Good news is hard to find in the resources sector, and even harder to find in the case of assets that are offered for sale but fail to attract an acceptable bid.
Widely interpreted as a sign that no-one was interested in the world’s biggest source of low-quality diamonds and the occasional high-priced pink gem, the reason behind Rio Tinto’s decision to keep its Argyle diamond mine could be that a glut of diamonds on the world market is about to become a shortage.
The change, which is a result of a steep fall in global diamond output, a failure to discover fresh gem deposits, and a growing habit of Chinese men to buy a diamond engagement ring, could push gem prices up by as much as 50 per cent over the next few years.
This rosier outlook will be well understood by Rio Tinto and can be traced to one of the earlier comments by the company’s emergency chief executive, Sam Walsh, who said when announcing the cancellation of the proposed sale of Argyle: “This is not market day at the bazaar. I’d be quite happy to keep it.”
At the time, Mr Walsh’s comment was interpreted as bravado, along the lines of ‘he would say that, wouldn’t he’, after Argyle failed to attract bids that met Rio Tinto’s valuation of the asset.
However a fresh view of the diamond market compiled by analysts in the London office of the international investment bank, Citigroup, points to much higher prices as the combination of rising demand and falling supply work their magic on the price of gems.
While avoiding putting precise dollar values on diamonds, partly because there are about 4,000 categories and there can be a wide gap in values, even on individual stones, Citigroup tips prices to return to the boom-time levels of 2011, when rich investors rushed to buy diamonds as a form of capital protection with the bonus of extreme portability.
Since the peak – when the Bloomberg Diamond Price Index rocketed up by around 55 per cent from a reading of 110 to 170 – the index has fallen by 30 points to around 140.
Stability appears to be returning thanks to multiple factors, that include:
• rising demand, particularly in China, were the diamond-ring habit in that country’s commercial capital, Shanghai, has risen from 33 per cent of newly engaged couples to 62 per cent over the past 20 years;
• a sharp decline in global diamond production, which has collapsed from 175 million carats a year in 2006 to a current rate of less than 130 million carats a year; recent discoveries could boost production to 160 million carats a year by 2018, but that will not meet the expected rise in demand; and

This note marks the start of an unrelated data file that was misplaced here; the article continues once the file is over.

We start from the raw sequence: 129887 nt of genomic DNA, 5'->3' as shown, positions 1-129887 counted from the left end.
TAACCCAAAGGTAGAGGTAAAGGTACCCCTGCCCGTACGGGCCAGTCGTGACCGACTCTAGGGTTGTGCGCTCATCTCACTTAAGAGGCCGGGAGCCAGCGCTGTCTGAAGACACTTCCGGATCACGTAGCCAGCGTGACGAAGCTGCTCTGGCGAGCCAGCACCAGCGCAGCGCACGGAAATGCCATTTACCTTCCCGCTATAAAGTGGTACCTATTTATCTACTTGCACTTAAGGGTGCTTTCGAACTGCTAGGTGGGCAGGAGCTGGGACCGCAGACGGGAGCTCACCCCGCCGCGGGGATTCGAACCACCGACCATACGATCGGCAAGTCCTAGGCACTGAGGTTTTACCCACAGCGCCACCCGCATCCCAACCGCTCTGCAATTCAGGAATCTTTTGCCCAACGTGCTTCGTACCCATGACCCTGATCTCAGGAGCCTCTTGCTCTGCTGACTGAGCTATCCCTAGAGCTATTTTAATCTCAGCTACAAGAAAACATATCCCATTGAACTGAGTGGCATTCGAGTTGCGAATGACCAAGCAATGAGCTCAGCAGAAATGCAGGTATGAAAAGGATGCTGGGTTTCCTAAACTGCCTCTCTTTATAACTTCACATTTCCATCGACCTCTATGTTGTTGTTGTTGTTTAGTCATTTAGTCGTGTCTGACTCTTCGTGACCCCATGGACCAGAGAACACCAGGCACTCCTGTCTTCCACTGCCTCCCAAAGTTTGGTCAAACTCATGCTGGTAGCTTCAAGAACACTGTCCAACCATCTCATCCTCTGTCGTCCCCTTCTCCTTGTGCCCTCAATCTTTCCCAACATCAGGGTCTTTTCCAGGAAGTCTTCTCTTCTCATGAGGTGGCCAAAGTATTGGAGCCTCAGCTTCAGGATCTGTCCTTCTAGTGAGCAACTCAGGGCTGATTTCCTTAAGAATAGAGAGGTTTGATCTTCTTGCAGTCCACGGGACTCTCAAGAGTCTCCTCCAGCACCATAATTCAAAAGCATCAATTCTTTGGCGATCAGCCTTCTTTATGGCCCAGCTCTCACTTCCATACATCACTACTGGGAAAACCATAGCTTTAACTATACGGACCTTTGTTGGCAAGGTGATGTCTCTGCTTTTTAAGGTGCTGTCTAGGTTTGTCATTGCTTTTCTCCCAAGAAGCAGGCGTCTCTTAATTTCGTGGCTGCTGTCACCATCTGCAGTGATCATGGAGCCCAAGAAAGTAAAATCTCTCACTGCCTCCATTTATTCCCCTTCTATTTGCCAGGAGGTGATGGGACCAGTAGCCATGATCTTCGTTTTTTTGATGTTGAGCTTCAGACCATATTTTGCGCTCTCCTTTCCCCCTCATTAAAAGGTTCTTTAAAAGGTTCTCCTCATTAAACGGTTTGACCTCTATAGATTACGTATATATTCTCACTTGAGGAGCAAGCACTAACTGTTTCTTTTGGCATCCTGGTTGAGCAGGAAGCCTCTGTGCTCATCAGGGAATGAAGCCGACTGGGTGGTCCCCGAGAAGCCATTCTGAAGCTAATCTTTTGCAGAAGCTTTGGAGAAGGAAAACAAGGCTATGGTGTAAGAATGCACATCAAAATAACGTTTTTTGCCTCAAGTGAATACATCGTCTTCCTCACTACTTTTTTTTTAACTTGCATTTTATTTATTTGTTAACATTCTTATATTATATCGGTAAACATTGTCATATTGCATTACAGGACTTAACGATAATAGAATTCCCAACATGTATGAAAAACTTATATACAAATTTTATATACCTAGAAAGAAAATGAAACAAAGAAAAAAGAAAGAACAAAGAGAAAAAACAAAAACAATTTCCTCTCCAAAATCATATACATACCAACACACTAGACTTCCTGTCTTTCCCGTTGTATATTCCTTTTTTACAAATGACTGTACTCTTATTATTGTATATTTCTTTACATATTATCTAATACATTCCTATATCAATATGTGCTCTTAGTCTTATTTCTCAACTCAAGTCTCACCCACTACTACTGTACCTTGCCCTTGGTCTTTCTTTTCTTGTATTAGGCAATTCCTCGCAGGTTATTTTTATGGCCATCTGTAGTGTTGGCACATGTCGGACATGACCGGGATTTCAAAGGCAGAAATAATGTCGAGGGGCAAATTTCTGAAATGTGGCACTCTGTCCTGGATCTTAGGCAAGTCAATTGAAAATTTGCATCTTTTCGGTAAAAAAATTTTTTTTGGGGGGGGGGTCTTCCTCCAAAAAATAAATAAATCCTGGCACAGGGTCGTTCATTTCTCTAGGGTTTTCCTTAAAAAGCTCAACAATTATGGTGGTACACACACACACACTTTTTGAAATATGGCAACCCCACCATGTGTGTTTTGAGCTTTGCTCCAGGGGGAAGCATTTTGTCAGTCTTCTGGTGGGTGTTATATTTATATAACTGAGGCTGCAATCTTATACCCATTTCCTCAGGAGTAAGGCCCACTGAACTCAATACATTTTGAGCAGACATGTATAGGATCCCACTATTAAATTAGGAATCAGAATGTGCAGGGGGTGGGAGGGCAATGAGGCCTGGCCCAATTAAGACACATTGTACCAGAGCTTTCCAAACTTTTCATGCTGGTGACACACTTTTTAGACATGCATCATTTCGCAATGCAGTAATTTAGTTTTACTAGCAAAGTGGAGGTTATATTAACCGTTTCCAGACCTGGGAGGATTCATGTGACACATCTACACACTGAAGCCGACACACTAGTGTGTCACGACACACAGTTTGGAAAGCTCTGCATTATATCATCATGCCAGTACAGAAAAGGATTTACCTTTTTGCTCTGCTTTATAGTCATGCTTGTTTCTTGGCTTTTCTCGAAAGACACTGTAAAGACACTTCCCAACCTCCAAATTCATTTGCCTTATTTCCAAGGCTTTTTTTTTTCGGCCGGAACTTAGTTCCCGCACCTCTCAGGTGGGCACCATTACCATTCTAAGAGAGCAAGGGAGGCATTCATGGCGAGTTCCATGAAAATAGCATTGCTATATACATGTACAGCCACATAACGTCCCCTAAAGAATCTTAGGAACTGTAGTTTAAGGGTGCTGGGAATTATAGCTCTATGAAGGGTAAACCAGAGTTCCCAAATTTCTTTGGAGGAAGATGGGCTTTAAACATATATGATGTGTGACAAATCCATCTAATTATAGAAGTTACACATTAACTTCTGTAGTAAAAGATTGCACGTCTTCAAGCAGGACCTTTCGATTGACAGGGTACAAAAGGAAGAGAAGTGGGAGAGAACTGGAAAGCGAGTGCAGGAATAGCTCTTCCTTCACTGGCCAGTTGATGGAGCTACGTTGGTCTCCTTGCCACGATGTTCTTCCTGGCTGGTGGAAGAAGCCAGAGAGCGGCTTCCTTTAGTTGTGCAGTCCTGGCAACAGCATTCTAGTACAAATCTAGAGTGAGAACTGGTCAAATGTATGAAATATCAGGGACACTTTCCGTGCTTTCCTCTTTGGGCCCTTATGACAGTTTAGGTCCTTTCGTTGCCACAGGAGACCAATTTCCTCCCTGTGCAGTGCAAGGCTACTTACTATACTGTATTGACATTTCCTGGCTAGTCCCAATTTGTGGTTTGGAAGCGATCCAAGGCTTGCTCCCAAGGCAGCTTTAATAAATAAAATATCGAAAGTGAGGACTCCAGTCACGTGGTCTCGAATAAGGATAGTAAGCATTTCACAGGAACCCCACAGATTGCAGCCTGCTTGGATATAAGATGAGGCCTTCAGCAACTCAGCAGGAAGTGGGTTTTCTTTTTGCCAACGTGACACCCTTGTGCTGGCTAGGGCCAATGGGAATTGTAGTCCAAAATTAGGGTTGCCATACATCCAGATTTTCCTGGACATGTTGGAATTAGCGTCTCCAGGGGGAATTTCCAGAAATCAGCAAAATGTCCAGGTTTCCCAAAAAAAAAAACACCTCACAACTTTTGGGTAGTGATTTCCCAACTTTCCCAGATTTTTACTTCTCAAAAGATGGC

• the disappearance of the De Beers stockpile, which acted as a buffer against extreme price swings for much of the 20th century but which has largely been sold off thanks to De Beers’ adoption of a conventional business structure rather than playing a role as the supplier of last resort.
The outlook for diamond prices, according to Citigroup and almost certainly shared by Rio Tinto, is that the diamond sector downturn is a passing trend that might roll into 2014, but from 2015 will revert to a period of increasing demand and a return to values last seen in 2011.
“Diamond prices are weaker than they were two years ago and demand is not yet strong enough for the limited mine supply to create a significant shortage,” Citigroup said.
“It is therefore likely that prices will stabilise at recent lower levels through 2013 and 2014, but that the mine supply trend, the structural demand shift in China, and a slowly recovering global economy should see diamond shortages making their mark on prices in 2015-to-2020.”
If the Citigroup outlook is correct, then the question for Rio Tinto (and WA) will become whether to retain long-term ownership of Argyle, or to reoffer it for sale when the price is right.
Where to for zinc?
AT the other end of the mineral spectrum, one of the least attractive commodities, zinc, also appears poised for an overdue price rebound.
Despite a huge global stockpile held by metal traders and in warehouses licensed by the London Metal Exchange (LME), a shortfall in mine production is expected to start influencing the market from 2015.
By the 2016-to-2018 period, as several big mines are permanently closed after running out of ore, the zinc price could come close to doubling from its average this year of around $US1940 a tonne to $US3500/t.
Major zinc producers such as Glencore Xstrata are confident that higher prices are on the way as the Brunswick and Perseverance mines in Canada get closer to closing and the Century mine in Queensland reaches its use-by date.
Some commodity consulting firms and investment banks are starting to agree with the zinc miners. Wood Mackenzie is one firm predicting a significant shortfall in the supply of zinc.
Other professional market watchers are not so sure. They want to see the 1.1 million tonne stockpile at the LME reduced substantially before they believe the zinc glut is declining.
THE outlook might not be so rosy for Woodside Petroleum and its planned entry into the world of floating LNG, with investment bank Credit Suisse echoing the warnings of gas-rival Chevron about the financial uncertainties of FLNG.
While Chevron’s criticism might be viewed as sour grapes from a company stuck with a budget-destroying $50 billion monster in the Gorgon project, the Credit Suisse critique of Woodside’s preference for FLNG as a way of developing the Browse gasfields is more thoughtful.
“Browse economics still uncertain,” Credit Suisse said in a report that handed Woodside a surprise “underperform” rating because of doubts about the company’s future profitability, and added insult to the tip by forecasting a fall in Woodside shares over the next 12 months to around $35.50 – about $3 less than the stock’s latest price.